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The LGA was very well attended and we were delighted to welcome the Leader of the Council, Cllr Vikki Slade and CEO Graham Farrant attendance.
Graham Farrant gave an update on the impact of COVID19 on the community, the economy and its resultant effect on BCP. As we know the amalgamated Council was created 1st April 2019 and whilst it has been in place for just over a year in time, they have still not completed a full year under ‘normal circumstance conditions’.
With a budget of £283million/year made up of council tax, 50% business rates, and some grant money, the authority has seen a loss of £50-53 million. (Affected by big losses from car parking, trading and more money spent on moving patients out of hospitals and into care homes earlier than necessary.) Graham highlighted that food distribution and shielding were left to Council and with children not attending school, many referrals and safety issues have arisen. However, the Councils relationship with Police and Health have improved over the past few months which benefits the community.
Graham went on to say that before he arrived in post, everything in the Council was paper based and that this has completely been reversed with everything ‘online’, significantly improving planning.
Vikki Slade discussed the Community Response, Business Grants and new Discretionary Grants scheme. The Council were able to very quickly pull together a community hub response called “Together We Can” with the intention that everyone who needed it, got support in terms of food, medicine, shelter etc. Council staff were redeployed to help with essential services and participated in creating a new environment together, as well as 2,000+ volunteers who were matched up with vulnerable people. BCP is now a leading council in the way it has worked during COVID19 and found new ways of communicating with the public, including weekly ‘FaceBook lives’. To date, 6000 businesses within BCP have received £75 million in grants.
Graham and Vikki continue to lobby government to look to accommodate those businesses that aren’t covered by the grants. The Discretionary Grants Scheme has a small budget which will not go far, with the Council allocating £0.3million to business that didn’t meet criteria but were deemed important to the local economy e.g. hospitality & tourism, nurseries, finance, health & social care. Currently, the Fund has had 502 applications, with 650 businesses anticipated to apply.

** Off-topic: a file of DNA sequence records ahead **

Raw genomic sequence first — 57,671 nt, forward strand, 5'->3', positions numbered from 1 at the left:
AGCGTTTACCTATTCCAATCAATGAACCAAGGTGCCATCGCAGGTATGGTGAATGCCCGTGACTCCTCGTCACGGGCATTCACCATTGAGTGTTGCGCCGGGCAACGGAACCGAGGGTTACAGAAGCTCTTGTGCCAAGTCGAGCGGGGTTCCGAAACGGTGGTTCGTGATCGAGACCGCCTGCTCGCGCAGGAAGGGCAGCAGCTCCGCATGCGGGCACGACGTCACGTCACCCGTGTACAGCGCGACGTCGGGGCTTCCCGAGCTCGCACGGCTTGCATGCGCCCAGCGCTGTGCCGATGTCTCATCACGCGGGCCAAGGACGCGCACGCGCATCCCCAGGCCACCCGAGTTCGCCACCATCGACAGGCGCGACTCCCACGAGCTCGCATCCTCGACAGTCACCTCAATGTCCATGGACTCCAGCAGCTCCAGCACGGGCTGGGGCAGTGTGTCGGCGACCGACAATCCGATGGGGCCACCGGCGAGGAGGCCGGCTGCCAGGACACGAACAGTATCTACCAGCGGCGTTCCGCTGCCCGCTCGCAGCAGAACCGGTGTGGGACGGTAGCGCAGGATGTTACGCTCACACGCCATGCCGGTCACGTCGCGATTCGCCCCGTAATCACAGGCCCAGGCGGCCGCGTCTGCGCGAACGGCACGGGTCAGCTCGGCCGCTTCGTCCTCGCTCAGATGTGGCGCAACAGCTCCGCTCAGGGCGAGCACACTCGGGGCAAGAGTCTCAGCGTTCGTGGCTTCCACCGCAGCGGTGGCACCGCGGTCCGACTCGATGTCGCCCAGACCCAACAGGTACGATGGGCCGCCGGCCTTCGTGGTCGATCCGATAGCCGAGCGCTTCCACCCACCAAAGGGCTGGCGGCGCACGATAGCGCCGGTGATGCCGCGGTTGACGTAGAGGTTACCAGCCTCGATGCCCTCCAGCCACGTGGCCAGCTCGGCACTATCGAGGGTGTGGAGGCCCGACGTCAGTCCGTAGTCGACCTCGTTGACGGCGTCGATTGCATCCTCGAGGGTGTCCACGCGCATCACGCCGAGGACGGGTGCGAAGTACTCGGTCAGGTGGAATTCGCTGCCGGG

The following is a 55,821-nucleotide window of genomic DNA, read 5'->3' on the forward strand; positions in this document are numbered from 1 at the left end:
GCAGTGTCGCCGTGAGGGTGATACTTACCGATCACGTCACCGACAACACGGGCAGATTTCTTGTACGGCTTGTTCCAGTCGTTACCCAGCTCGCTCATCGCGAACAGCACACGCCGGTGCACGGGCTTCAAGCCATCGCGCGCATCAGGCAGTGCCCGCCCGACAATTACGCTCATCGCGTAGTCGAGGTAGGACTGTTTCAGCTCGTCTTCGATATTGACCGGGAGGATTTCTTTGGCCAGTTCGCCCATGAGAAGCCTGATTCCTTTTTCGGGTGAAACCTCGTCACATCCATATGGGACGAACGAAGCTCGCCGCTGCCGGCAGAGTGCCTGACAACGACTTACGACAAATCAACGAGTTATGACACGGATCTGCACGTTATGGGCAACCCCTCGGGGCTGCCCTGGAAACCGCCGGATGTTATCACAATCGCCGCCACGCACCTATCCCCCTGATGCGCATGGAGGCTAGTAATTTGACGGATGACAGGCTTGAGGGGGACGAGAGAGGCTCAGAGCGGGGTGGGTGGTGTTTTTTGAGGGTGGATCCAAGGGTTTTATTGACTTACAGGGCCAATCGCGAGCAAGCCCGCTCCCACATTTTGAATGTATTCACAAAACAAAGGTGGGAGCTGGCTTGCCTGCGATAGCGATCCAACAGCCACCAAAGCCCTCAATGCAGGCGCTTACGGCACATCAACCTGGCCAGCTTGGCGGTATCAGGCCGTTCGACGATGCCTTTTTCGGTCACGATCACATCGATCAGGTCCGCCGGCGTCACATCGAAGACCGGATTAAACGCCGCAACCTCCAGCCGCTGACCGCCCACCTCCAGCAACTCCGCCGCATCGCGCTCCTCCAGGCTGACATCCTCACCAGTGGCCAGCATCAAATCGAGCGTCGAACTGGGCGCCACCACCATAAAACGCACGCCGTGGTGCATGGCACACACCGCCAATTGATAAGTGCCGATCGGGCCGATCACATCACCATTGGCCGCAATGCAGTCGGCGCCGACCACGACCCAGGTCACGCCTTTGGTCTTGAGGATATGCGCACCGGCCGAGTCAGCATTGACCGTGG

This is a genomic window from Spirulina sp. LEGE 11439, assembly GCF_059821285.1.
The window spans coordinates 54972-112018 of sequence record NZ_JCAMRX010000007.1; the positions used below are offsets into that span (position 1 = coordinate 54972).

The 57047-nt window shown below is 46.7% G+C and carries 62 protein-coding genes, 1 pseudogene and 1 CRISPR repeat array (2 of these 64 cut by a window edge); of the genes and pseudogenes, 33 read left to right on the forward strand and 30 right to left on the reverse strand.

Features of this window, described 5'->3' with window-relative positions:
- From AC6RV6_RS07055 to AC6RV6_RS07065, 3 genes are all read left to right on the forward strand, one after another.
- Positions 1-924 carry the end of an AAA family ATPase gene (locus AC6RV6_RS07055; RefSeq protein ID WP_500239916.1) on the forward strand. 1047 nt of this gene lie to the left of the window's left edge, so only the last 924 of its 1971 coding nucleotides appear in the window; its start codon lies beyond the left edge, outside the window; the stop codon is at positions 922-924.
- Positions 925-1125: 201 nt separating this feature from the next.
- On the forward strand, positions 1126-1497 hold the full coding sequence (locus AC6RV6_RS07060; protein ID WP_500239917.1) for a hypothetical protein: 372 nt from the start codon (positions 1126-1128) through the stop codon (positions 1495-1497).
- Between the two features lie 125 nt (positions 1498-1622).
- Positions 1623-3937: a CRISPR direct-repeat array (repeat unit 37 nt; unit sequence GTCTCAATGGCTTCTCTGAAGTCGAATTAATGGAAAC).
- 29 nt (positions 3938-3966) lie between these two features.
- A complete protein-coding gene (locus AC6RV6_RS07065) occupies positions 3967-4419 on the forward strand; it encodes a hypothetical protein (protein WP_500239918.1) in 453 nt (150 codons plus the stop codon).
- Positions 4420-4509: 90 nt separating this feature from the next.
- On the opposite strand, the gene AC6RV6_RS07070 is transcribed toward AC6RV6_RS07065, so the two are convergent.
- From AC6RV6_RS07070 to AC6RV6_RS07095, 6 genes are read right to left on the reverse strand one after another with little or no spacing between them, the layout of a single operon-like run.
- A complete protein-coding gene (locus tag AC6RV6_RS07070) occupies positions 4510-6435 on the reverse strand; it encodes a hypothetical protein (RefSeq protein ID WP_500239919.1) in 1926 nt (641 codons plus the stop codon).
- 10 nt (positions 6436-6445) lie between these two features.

By Jason Lewis, The Bournemouth Echo
HOTELIERS across the conurbation are ready are raring to welcome back guests when the time is right this summer.
That is the message from the chair of BH Area Hospitality Association (BAHA), the group that represents many of Bournemouth, Christchurch and Poole’s hotels.
While the hospitality industry has taken a big hit as a result of the coronavirus pandemic and government-introduced lockdown, BAHA chair Tim Seward said hotel owners are remaining upbeat.
“Staff are furloughed still and there are businesses that are very positive about the summer when we can open in July,” he said.
“We are waiting for an announcement on when and where and how.
“It comes back to as and when hotels can open, they can get the rest of the summer and we can be okay.
“Some hotels are looking to close temporarily to be ready for next spring, but they are not closing forever. They are looking at how to keep their business going.
“With the people I speak to, not just in big hotels but in little B&Bs and guest houses, there has been some positive work.”
Lockdown put a stop to the traditional income from visitors but several Bournemouth hotels took the chance to use this time to make improvements.
This includes the Hampton by Hilton creating a new breakfast area, Hotel Piccadilly painting the front of their hotel, Marsham Court creating a new seating area and the Queens Hotel & Spa continuing with a full refurbishment to a four-star standard.
Operations, such as those at Cliff House Hotel, Southbourne, and Oceana Hotel Group, diversified by offering collection or delivery takeaway which have been well received
On Rightmove there are around 18 hotels, guest houses and B&Bs across Bournemouth on the market.
However, Mr Seward said there had not been an increase in sites on the market since the start of the pandemic.
“Those hotels were all on the market pre-Covid-19,” said Mr Seward. “I keep a very close eye on those hotel listings at the moment and those hotels and guest houses were all on the market.”